Information was sent to the commanding general that we were being flanked on our right by a heavy force. Mean time the second regiment had been driven back so that the enemy had passed some distance to the rear on our left. Lieutenant-Colonel Flory, in order to meet the flank movement on our right, changed the front of the Forty-sixth Indiana, moving it about 100 yards to the rear, so as to meet the enemy, who charged immediately in overwhelming numbers, forcing that regiment back, Lieutenant-Colonel Flory falling wounded into the hands of the enemy; but the Forty -sixth Indiana again formed line in a road nearly parallel with the first line of battle, and the enemy in heavy numbers pursuing again forced them to fall back. The Twenty-ninth Wisconsin, which had already suffered severely from the fire of the enemy advancing through the field, fell back in good order about 50 yards in order to clear its flanks from the enemy, changing front slightly toward the enemy on the right, who now advanced slowly but firing rapidly, they supposing, I think, that the Twenty-ninth formed part of a fresh line, as it was impossible to see but a short distance through the thicket. The enemy which had advanced across the open field now arrived close upon our left flank, delivering a heavy fire, driving back the skirmishers, which had been left along the fence to hinder their progress. The few troops now left, numbering not more than 100 men, fell back in tolerably order to get out of the terrible cross-fire they were receiving.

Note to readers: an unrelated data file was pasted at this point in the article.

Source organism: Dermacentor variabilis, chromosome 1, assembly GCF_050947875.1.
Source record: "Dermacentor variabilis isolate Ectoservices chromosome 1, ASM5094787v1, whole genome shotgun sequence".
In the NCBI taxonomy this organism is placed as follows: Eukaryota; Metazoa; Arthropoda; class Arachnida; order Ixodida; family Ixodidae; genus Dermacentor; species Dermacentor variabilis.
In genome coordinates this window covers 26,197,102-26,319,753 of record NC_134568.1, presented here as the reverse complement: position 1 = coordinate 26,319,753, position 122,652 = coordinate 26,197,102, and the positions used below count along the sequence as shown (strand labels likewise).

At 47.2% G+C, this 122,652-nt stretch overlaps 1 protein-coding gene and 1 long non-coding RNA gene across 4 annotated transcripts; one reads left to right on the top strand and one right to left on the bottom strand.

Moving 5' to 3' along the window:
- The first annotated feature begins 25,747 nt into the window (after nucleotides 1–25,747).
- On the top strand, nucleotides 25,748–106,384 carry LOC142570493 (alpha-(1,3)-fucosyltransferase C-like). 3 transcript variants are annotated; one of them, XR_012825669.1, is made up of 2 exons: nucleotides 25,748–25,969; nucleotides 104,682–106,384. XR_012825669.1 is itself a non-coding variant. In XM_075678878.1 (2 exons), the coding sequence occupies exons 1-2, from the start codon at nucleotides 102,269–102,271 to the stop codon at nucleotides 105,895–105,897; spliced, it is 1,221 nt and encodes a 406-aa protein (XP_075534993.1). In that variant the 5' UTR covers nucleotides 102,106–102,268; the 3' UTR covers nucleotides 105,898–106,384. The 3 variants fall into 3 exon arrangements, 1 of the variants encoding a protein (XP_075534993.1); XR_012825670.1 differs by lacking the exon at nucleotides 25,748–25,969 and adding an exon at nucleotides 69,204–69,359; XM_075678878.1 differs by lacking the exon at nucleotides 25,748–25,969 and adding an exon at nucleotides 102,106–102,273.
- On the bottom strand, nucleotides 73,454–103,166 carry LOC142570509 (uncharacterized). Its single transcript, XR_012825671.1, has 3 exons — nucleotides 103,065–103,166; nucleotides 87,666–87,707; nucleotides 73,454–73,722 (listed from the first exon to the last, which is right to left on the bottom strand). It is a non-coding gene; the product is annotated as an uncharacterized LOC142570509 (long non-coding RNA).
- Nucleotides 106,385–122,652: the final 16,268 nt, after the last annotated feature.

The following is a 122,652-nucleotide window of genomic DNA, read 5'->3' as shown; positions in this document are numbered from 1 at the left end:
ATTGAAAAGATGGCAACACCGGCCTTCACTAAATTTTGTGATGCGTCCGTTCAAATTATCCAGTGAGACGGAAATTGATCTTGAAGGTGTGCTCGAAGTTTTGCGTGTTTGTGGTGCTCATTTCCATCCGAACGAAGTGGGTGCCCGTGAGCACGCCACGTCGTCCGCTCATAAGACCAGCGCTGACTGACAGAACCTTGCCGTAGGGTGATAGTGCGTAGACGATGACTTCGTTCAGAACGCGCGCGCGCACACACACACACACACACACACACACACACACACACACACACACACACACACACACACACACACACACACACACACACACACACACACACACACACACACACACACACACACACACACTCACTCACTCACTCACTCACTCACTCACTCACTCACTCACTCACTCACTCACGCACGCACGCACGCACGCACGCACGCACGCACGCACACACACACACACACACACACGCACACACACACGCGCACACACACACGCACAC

Battle of Sabine Crossroads, or Mansfield, from Frank Leslie’s Illustrated Newspaper

Many of our men had expended their ammunition, and it appeared as though we were completely surrounded and cut off. We, however, succeeded again in forming a line with about 40 men in the road near where the first line of battle was formed, fronted slightly to the right, the flanks resting in the brush on either side, intending (although many of our guns were empty and ammunition gone) to deceive the enemy with the idea that the long-expected re-enforcements had arrived. To this end the skeleton regiment gave three cheers for Vicksburg, immediately delivering its fire upon the enemy, whose line was advanced within a few yards. We were, however, immediately attacked on our left flank by a portion of the enemy, which we had mistaken through the smoke of some burning logs for our own troops. Many of our men fell, either killed or wounded, and were immediately driven back. As from the general confusion now prevailing, the enemy having attacked the flank of the trains and the cavalry support having fled, it became impossible to make longer head against the enemy, our scattered forces fell back to the rear of the Nineteenth Army Corps, which was forming line, and we gathered our scattered men, with the aid of the five companies of the Twenty-ninth Wisconsin, which had now arrived from guarding trains. Procuring ammunition and rations we commenced the retreat about 10 p. m., arriving at Pleasant Hill, 16 miles distant, early next morning.